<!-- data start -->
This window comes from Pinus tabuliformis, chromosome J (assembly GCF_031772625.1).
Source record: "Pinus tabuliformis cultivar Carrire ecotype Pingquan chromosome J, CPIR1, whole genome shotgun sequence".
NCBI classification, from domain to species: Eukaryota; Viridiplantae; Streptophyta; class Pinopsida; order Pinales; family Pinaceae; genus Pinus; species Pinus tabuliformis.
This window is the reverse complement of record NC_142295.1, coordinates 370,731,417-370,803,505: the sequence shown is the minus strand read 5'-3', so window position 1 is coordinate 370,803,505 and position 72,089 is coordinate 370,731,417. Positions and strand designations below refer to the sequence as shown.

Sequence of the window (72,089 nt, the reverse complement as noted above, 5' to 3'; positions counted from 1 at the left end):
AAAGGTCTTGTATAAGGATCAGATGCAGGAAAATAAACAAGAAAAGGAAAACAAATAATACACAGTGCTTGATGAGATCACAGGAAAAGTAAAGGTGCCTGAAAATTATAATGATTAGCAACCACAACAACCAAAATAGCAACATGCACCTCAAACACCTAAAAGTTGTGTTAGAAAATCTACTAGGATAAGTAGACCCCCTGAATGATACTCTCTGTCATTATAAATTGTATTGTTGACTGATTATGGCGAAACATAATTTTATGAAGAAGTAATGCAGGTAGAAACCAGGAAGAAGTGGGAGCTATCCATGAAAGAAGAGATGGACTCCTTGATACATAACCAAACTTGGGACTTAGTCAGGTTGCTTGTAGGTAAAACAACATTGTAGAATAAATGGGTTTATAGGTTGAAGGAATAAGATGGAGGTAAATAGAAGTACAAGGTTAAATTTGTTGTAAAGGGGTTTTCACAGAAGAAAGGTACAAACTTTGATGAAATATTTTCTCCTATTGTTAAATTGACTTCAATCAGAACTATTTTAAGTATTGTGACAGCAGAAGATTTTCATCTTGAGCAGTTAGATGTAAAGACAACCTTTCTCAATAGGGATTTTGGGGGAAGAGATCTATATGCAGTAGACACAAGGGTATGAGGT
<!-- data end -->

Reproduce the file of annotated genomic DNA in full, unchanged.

This window comes from Pinus tabuliformis, chromosome J (assembly GCF_031772625.1).
Source record: "Pinus tabuliformis cultivar Carrire ecotype Pingquan chromosome J, CPIR1, whole genome shotgun sequence".
NCBI classification, from domain to species: Eukaryota; Viridiplantae; Streptophyta; class Pinopsida; order Pinales; family Pinaceae; genus Pinus; species Pinus tabuliformis.
This window is the reverse complement of record NC_142295.1, coordinates 370,731,417-370,803,505: the sequence shown is the minus strand read 5'-3', so window position 1 is coordinate 370,803,505 and position 72,089 is coordinate 370,731,417. Positions and strand designations below refer to the sequence as shown.

Sequence of the window (72,089 nt, the reverse complement as noted above, 5' to 3'; positions counted from 1 at the left end):
AAAGGTCTTGTATAAGGATCAGATGCAGGAAAATAAACAAGAAAAGGAAAACAAATAATACACAGTGCTTGATGAGATCACAGGAAAAGTAAAGGTGCCTGAAAATTATAATGATTAGCAACCACAACAACCAAAATAGCAACATGCACCTCAAACACCTAAAAGTTGTGTTAGAAAATCTACTAGGATAAGTAGACCCCCTGAATGATACTCTCTGTCATTATAAATTGTATTGTTGACTGATTATGGCGAAACATAATTTTATGAAGAAGTAATGCAGGTAGAAACCAGGAAGAAGTGGGAGCTATCCATGAAAGAAGAGATGGACTCCTTGATACATAACCAAACTTGGGACTTAGTCAGGTTGCTTGTAGGTAAAACAACATTGTAGAATAAATGGGTTTATAGGTTGAAGGAATAAGATGGAGGTAAATAGAAGTACAAGGTTAAATTTGTTGTAAAGGGGTTTTCACAGAAGAAAGGTACAAACTTTGATGAAATATTTTCTCCTATTGTTAAATTGACTTCAATCAGAACTATTTTAAGTATTGTGACAGCAGAAGATTTTCATCTTGAGCAGTTAGATGTAAAGACAACCTTTCTCAATAGGGATTTTGGGGGAAGAGATCTATATGCAGTAGACACAAGGGTATGAGGT